What Is FTE and How Do I Calculate Employee FTEs?

FTEs for Paycheck Protection Program and Employer Health Care Plans

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The term full-time equivalent, or FTE, is used in many contexts in employment situations. It is sometimes useful to know how many full-time and part-time employees are working in a business. But some part-time employees work different hours, and they must be included in the calculation of the number of full-time employees. FTEs are calculated in different ways in different federal programs for eligibility purposes.

Full-Time Equivalent Employees for the Paycheck Protection Program

The Paycheck Protection Program (PPP) is a Small Business Administration (SBA) program to help employers keep employees during the coronavirus pandemic. The number of full-time equivalent employees is used to determine the amount of loan forgiveness for borrowers.

Borrowers can use either the average number of FTEs employed per month between Feb. 15, 2019, and June 30, 2019, or between Jan. 1, 2020, and Feb. 29, 2020, to determine whether they meet the criteria for loan forgiveness—this is at the election of the borrower. Employers can use an average number of FTE employees for each pay period falling within a month.

You can use your business's definitions for full-time and part-time employees. When you apply for a PPP loan, you will need to include your documents showing the number of full-time equivalent employees on your payroll.

An Example of How FTE's Are Used

Let's say you have three employees. One works 40 hours a week (full-time), the other two work 25 and 30 hours a week (part-time). The simplest calculation is to add up the total hours worked by all three employees and divide that total by 40. The total of 95 hours divided by 40 is 2.375. You have 2.375 full-time equivalent employees. 

This example is a basic way of calculating FTEs. It isn't used in any of the federal programs discussed in this article.

FTEs in the Health Care Reform Law

In the context of the Affordable Care Act (ACA), FTEs are calculated in a specific way. This calculation of the number of an employer’s FTEs is used for two types of businesses:

Large Employers

FTE's are used in determining whether an employer is an Applicable Large Employer (ALE). Large employers (those with over 50 FTE's) must meet specific requirements, for two parts of the ACA:

Small Businesses

Small-employer health care tax credit provisions allow smaller employers (those with fewer than 50 FTE's) the opportunity to apply for a tax credit of 50% of employer-paid health care premiums.

Calculating FTEs for Large Employers

If you are an applicable large employer (ALE), your responsibilities as an ALE are determined each year, based on the average size of your workforce the prior year. For the purposes of determining whether an employer is an ALE, an employee is counted as full-time if they work 30 hours a week or at least 130 hours during the month. A full-time equivalent employee is a combination of part-time employees who are equivalent to a full-time employee. To find this FTE number:

  • Add up all the hours of service of employees who aren't full-time for the month, up to 120 hours per employee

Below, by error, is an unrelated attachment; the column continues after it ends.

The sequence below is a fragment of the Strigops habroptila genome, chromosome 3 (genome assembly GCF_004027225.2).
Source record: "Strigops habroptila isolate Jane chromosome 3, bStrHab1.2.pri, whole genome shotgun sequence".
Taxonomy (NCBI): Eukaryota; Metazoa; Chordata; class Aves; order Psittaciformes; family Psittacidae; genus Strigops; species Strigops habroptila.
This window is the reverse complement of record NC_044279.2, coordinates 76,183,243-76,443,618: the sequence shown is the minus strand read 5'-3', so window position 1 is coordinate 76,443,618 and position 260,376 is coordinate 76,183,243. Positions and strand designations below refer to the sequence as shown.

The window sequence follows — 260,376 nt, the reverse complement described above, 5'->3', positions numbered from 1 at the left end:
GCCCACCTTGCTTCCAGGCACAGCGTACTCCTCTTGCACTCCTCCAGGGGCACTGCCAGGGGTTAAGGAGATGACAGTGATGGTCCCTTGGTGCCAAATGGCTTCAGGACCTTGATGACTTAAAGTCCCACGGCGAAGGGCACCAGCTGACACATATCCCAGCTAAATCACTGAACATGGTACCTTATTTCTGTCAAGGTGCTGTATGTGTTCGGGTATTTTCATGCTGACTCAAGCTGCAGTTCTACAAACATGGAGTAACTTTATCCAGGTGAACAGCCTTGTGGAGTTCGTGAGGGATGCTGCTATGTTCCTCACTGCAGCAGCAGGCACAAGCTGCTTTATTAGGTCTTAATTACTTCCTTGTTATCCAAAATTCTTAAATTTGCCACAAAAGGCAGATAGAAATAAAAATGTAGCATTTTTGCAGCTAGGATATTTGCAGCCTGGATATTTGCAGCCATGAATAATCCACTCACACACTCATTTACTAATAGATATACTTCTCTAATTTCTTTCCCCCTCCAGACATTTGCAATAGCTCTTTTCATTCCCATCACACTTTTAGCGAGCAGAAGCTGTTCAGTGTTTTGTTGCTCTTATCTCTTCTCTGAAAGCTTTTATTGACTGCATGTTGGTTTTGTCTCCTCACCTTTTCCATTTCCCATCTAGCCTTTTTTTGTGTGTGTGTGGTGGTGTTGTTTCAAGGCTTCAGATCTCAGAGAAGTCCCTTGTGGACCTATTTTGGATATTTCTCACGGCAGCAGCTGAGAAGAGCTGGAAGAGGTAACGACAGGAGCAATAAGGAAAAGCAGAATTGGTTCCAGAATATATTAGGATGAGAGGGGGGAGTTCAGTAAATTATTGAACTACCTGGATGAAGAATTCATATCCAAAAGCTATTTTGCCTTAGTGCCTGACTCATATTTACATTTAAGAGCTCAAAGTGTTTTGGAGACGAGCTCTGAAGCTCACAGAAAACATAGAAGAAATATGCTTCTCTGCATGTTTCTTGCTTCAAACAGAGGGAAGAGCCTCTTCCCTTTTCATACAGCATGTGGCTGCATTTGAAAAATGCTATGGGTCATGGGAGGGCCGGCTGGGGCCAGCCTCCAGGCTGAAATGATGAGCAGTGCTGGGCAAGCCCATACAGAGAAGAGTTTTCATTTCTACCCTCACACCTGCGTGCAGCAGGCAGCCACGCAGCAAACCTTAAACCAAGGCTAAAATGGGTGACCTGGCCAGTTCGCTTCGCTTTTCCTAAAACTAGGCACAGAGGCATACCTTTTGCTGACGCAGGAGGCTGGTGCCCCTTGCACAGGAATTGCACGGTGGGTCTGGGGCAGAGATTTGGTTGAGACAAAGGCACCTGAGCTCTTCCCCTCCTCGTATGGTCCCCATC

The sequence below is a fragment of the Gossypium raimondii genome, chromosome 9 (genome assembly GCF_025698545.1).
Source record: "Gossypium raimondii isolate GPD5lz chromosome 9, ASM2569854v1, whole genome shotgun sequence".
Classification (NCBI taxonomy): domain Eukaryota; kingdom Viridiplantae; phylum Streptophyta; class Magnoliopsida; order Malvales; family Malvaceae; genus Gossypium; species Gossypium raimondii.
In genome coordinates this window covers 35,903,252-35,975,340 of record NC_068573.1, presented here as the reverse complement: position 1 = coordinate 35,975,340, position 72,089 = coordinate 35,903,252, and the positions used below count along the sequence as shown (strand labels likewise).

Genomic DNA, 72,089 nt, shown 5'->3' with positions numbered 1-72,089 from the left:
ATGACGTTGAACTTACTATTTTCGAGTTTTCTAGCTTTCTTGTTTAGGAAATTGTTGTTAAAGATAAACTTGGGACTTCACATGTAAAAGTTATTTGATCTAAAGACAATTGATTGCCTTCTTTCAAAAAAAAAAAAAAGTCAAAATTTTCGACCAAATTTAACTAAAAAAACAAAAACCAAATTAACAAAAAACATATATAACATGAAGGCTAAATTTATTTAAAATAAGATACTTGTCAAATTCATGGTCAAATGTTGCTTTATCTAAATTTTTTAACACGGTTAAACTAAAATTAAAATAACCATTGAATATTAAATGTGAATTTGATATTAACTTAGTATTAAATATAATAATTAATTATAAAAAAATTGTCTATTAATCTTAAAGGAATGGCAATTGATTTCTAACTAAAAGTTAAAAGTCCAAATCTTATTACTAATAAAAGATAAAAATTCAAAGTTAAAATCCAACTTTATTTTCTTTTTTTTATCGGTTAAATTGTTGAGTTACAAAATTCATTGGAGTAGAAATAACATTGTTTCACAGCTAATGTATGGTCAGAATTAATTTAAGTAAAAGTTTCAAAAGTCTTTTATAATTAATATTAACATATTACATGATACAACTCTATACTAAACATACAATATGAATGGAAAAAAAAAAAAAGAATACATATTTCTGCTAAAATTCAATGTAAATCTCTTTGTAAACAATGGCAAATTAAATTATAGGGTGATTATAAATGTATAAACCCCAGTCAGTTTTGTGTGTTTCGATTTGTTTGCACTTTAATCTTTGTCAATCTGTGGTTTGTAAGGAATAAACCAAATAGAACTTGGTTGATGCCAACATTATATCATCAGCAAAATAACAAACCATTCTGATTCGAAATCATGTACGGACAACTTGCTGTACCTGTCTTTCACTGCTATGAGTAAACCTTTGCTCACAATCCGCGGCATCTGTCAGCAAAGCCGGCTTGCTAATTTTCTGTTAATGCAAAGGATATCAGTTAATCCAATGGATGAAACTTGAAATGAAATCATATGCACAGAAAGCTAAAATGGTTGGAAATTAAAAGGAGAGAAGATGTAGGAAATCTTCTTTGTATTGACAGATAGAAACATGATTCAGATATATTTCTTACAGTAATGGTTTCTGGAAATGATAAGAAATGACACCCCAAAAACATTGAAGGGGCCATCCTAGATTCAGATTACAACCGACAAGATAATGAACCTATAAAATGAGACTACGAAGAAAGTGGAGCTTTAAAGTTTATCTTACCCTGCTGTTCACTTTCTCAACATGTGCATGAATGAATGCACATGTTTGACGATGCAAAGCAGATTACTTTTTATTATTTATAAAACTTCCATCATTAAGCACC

• Divide the total by 120
  • Add this number to the number of full-time employees

If you have at least 50 full-time and full-time equivalent employees, you are an ALE for the year.

In your calculation of FTEs for this purpose, don't include:

  • Employees (U.S. Citizens or non-citizens) working outside the U.S.
  • Partners in a partnership
  • S corporation shareholders who own at least 2% of the S corporation
  • Leased employees
  • Real estate agents or direct sellers

The IRS Taxpayer Advocate Service has an Employer Shared Responsibility Provision (ESRP) Estimator to help employers determine FTEs to see if they are applicable large employers.

Calculating FTEs for Small Businesses

To determine your eligibility for the small business tax credit, you'll need to use a different system for counting FTEs. First, count the total number of employees who worked at your company at any time during the year, both full-time and part-time. 

Don't count:

  • Owners, including sole proprietors, partners in a partnership, S corporation shareholders owning more than 2% of the stock, corporate shareholders owning more than 5% of the stock
  • Your spouse, children, or family members or spouses of family members (in other words, if anyone is related to you by marriage or birth or in any other way, don't count this person as an employee)
  • Seasonal workers unless they work more than 120 days during a year

To calculate FTEs for the small business health care tax credit, you can use one of three methods:

  1. Actual hours worked, including pay for vacations, holidays and illness
  2. Days-Worked equivalency, in which each employee is credited with eight hours of service for each day worked
  3. Weeks-worked equivalency, crediting employees with 40 hours of service for each week payments are made or for weeks of paid leave

See this IRS article on FTEs for the Small Business Health Care Tax Credit for more details.

If you want to avoid the lengthy and complicated calculation, you can use the Full-time Equivalent (FTE) Employee Calculator from Healthcare.gov to see if you qualify for the Small Business Health Options Program (SHOP) marketplace. Just be sure to review the exclusions listed above.

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